On August 19 The Wall Street Journal reported that serious organized crime had spread to one of the most affluent, secure business communities in Mexico. Drug gangs blocked streets, murdered individuals, and kidnapped the mayor of Monterrey—who was later found dead.
A similar event occurred in America in February of 1929 – Americans woke to the news that on the morning of Saint Valentine’s Day, bootlegging mobsters had lined up six members of a competing gang along with an innocent garage worker and shot them with rifles and Tommy guns.
What these events share in common is prohibition. In America, the passage of the 18th Amendment was greeted with cheers for its supposed ending of alcohol as a cause of crime, poverty, and family violence. Evangelist Billy Sunday said, “You [alcohol] were God’s worst enemy. You were Hell’s best friend…The reign of tears is over,” while President Herbert Hoover called alcohol prohibition the ‘Noble Experiment.’ Similar statements could be heard from individuals regarding the United States’ prohibition of drugs, which begin as early as 1914 and which now requires enforcement by a permanent Cabinet level position in government.
However, the amount of violence related to drugs and alcohol does not lessen but escalates under prohibition. Alcohol prohibition set off the exponential growth of organized crime. In 1927 alone Al Capone’s gang took in over $60 million and killed hundreds of people. Currently, Honduras—with similar statistics to Mexico—has an estimated 8-10 murders a day, 70% of which are drug related. The Mexican drug cartels have as many as 100,000 active personnel and frequently infiltrate law enforcement departments. Over 70% of U.S. inmates are in state and federal prisons as a result of a drug crime. If prohibition is supposed to make us safer, why are these numbers so high?
The crime regarding the use and sale of drugs increases because prohibition of a substance does not actually make anyone safe. Prohibiting drugs does not erase their demand. It simply bans their production, sales, distribution, and consumption, removing the rule of law from any transactions involving the substance, thus forcing the product onto the black market – a realm with no rules except that of cutthroat anarchy. Contracts are void, markets are governed solely by force, and deals are upheld at the point of a gun. Since anything is permitted outside the law, the blackest criminal wins in a black market – he will be the most ruthless at crushing those who oppose him.
During the months that followed the St. Valentine’s Day Massacre, as the event came to be known, Americans understood the prohibition was not ‘working.’ The problem of organized crime and its violence was finally understood to be the illegality of alcohol. Not that those gangsters would have been upright citizens otherwise, but formerly their activities were limited to crimes like theft and fraud. The prohibition of alcohol gave them a huge new market, by placing alcohol’s production, use, makers, users, and distributors outside the realm of justice – outside the law.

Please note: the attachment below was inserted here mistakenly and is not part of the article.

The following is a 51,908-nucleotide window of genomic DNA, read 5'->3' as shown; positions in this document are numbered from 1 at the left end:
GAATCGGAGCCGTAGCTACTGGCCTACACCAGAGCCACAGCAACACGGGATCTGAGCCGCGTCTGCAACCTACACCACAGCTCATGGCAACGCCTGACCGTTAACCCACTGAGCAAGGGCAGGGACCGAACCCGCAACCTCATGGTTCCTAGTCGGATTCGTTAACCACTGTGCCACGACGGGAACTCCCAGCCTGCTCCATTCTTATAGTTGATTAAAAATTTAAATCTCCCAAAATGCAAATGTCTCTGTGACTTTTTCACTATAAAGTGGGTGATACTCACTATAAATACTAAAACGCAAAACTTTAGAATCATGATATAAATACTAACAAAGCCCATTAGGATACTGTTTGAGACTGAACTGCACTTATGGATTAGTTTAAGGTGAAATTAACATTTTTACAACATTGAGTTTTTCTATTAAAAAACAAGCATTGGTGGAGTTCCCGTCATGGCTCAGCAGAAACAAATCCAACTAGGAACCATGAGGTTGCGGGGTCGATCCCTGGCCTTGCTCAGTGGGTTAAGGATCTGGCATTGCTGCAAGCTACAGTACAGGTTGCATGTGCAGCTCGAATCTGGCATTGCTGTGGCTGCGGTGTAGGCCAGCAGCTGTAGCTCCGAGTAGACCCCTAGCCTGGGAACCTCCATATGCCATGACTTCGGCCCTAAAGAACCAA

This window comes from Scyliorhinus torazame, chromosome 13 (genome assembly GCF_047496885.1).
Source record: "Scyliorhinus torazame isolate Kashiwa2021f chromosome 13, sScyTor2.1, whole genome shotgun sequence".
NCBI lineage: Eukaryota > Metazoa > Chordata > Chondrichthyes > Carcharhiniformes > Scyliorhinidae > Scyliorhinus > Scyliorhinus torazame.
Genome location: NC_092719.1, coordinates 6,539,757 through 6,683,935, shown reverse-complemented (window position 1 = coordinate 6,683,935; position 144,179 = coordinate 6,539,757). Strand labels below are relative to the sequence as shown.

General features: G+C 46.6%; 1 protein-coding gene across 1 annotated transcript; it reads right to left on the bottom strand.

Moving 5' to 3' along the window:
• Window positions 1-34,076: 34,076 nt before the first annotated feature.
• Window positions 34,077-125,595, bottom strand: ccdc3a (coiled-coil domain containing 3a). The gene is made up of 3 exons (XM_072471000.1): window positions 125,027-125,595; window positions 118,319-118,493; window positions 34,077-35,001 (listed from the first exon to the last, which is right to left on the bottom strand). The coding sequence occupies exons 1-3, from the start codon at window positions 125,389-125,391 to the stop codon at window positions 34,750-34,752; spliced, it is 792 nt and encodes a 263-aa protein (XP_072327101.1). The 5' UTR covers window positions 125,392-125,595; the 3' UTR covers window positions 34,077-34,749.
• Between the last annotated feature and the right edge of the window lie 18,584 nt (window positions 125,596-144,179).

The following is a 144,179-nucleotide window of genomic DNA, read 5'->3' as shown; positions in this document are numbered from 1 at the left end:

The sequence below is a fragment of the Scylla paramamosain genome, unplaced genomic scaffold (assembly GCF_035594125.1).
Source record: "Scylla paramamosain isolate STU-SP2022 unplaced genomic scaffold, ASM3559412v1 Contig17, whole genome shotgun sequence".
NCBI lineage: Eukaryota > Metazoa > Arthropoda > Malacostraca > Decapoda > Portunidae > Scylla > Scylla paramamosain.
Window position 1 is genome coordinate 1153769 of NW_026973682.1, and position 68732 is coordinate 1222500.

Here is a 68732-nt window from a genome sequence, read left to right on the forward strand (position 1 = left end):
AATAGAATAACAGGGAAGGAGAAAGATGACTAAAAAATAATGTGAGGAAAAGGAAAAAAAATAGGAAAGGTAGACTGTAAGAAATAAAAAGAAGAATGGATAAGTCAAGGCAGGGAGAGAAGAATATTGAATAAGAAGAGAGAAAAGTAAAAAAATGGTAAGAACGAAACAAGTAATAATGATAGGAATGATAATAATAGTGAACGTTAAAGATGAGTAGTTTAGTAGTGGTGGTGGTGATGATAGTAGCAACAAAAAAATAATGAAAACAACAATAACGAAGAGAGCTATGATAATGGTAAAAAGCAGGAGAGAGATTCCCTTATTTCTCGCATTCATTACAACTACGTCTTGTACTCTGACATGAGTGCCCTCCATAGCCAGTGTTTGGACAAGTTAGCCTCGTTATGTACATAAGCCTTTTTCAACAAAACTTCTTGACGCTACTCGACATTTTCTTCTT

Ending prohibition worked to curtail violence in the 20s because it recognized Americans’ right to buy and sell alcohol, taking the market out of the hands of criminals and placing it back into legal, government-protected transactions. Today, violence from the manufacture, distribution, and sale of alcohol is non-existent. Immediately following the ratification of the 21st Amendment, lawful businessmen again entered the market and mobsters lost their potency. Brewers in St. Louis began production again, putting thousands of people back to work at the Anheuser-Busch plants. Instead of buying alcohol from gangsters, people could again buy alcohol from legitimate businesses. Distributors no longer had to worry about crossing their mobster suppliers and could instead choose between reputable companies who would deal with them without force.
Once again the solution to the current violence in Mexico and the US is to end drug prohibition and restore Americans’ rights to produce and purchase what products they see fit. The markets, transporters, and buyers of alcohol can seek legal protection when a contract is violated, a product is faulty, or they’re threatened with blackmail. Similar to the process of legalization following the 21st amendment, companies like Marlboro might begin production of marijuana cigarettes, employing individuals in honest labor and dealing openly, without violence and under the protection of the law. Only by returning the sale of drugs to the province of legal trade, thus upholding individual rights, can we eliminate the crime inherent in unnecessary black markets.
The Undercurrent is a magazine distributed at college campuses and communities across the country. We release a print edition once per semester, and in the interim, regularly post additional articles, blog entries, and campus media responses reports to our website.
The Undercurrent's cultural commentary is based on Ayn Rand's philosophy, Objectivism. Objectivism, which animates Ayn Rand's fiction, is a systematic philosophy of life. It holds that the universe is orderly and comprehensible, that man survives by reason, that his life and happiness comprise his highest moral purpose, and that he flourishes only in a society that protects his individual rights.
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